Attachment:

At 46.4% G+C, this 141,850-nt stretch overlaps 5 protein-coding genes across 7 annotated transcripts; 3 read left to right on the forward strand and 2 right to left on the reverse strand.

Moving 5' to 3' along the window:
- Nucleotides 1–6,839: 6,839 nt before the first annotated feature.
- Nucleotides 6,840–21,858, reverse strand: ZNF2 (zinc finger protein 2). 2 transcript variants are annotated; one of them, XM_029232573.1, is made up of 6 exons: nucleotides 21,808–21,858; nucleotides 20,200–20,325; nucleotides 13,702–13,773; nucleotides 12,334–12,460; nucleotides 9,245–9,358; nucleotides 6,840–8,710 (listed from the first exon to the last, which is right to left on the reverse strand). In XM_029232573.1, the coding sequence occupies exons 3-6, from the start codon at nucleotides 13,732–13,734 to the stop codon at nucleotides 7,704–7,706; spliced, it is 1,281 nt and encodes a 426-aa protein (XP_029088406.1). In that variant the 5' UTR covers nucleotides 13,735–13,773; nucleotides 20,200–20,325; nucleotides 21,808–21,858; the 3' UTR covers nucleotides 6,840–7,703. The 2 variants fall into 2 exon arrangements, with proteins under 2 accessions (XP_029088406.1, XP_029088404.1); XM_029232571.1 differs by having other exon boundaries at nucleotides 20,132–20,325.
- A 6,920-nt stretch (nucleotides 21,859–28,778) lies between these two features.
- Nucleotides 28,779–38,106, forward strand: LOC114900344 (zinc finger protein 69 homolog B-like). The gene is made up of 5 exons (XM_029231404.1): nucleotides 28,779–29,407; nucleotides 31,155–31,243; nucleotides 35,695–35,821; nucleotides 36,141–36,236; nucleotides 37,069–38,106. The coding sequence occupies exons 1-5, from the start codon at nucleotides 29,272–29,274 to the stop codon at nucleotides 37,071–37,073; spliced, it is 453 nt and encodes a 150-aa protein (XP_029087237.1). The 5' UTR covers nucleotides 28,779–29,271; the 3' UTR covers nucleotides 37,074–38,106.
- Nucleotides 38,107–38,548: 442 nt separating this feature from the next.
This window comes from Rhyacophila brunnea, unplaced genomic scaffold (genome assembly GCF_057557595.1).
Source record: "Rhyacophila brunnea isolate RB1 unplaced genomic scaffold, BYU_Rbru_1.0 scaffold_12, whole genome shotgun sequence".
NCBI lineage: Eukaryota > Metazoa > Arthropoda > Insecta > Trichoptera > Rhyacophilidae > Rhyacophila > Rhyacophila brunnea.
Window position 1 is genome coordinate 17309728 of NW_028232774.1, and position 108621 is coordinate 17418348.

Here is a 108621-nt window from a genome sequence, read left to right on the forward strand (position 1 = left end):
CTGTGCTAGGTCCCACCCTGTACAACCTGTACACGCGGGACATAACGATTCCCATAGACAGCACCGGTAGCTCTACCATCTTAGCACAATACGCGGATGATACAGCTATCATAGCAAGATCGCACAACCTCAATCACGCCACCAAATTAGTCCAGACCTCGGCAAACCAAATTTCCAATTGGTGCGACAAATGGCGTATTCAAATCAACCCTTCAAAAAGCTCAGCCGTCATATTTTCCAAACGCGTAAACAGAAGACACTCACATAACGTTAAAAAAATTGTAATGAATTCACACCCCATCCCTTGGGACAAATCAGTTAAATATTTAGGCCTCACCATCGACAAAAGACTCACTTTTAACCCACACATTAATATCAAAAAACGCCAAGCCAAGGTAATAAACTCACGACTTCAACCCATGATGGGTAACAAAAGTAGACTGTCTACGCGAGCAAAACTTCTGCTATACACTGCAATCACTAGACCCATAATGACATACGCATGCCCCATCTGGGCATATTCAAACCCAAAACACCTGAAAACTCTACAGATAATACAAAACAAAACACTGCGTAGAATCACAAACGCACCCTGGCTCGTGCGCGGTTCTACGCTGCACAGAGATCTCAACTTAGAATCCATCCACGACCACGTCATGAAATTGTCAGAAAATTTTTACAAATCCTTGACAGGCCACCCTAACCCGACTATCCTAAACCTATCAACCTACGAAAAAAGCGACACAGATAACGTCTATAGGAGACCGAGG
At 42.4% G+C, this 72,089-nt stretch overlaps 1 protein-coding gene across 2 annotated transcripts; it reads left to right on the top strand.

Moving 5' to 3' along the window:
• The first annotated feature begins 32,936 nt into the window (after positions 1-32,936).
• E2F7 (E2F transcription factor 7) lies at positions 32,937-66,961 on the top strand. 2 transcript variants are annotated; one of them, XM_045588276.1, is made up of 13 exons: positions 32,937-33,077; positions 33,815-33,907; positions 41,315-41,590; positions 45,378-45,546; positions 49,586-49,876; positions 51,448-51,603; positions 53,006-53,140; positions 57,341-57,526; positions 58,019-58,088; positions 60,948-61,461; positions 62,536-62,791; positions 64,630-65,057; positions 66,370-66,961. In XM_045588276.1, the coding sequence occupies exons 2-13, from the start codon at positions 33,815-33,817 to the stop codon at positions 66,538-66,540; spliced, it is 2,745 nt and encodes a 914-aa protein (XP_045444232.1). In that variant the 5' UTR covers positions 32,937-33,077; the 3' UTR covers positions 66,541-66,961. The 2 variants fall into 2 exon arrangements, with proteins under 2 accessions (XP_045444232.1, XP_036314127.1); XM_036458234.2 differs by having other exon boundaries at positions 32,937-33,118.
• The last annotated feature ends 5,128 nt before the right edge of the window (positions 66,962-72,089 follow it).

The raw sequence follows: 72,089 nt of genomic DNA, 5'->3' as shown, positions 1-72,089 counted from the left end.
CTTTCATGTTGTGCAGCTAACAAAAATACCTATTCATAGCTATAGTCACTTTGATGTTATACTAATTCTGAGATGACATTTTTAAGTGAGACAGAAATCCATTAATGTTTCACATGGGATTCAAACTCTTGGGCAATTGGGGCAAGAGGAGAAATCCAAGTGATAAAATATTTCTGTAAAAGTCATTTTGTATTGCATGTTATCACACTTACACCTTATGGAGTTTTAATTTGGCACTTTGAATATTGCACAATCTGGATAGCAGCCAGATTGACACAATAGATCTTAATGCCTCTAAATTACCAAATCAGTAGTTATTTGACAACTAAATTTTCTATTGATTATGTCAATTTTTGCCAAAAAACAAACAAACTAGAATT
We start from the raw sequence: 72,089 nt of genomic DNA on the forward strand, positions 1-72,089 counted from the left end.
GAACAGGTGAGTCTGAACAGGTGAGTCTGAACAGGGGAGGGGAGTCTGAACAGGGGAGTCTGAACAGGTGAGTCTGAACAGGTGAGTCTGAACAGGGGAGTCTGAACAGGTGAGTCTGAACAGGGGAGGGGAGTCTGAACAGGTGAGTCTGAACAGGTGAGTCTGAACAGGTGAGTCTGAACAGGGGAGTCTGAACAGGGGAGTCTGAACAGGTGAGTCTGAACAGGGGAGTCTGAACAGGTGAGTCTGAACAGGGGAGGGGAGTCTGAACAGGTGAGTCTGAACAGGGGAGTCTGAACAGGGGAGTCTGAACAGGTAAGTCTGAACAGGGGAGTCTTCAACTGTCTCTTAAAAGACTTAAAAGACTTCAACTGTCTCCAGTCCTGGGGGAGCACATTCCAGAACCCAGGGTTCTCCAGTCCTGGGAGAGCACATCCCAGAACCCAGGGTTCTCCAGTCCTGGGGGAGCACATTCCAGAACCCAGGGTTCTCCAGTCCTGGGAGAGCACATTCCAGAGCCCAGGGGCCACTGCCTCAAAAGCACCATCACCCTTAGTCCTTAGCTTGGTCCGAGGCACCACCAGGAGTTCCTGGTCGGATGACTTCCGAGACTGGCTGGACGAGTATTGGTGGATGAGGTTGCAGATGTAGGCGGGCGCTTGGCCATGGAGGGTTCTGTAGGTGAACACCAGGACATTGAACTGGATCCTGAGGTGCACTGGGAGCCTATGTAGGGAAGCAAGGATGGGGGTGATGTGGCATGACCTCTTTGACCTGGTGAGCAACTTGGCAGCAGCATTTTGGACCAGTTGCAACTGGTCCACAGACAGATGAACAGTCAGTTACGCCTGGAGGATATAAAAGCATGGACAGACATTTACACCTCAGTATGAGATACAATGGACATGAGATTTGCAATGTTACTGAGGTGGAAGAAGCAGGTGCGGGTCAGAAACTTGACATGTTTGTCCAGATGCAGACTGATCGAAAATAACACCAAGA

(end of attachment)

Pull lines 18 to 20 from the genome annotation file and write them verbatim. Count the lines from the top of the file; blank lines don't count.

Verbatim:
• The last annotated feature ends 5,128 nt before the right edge of the window (positions 66,962-72,089 follow it).

The raw sequence follows: 72,089 nt of genomic DNA, 5'->3' as shown, positions 1-72,089 counted from the left end.
CTTTCATGTTGTGCAGCTAACAAAAATACCTATTCATAGCTATAGTCACTTTGATGTTATACTAATTCTGAGATGACATTTTTAAGTGAGACAGAAATCCATTAATGTTTCACATGGGATTCAAACTCTTGGGCAATTGGGGCAAGAGGAGAAATCCAAGTGATAAAATATTTCTGTAAAAGTCATTTTGTATTGCATGTTATCACACTTACACCTTATGGAGTTTTAATTTGGCACTTTGAATATTGCACAATCTGGATAGCAGCCAGATTGACACAATAGATCTTAATGCCTCTAAATTACCAAATCAGTAGTTATTTGACAACTAAATTTTCTATTGATTATGTCAATTTTTGCCAAAAAACAAACAAACTAGAATT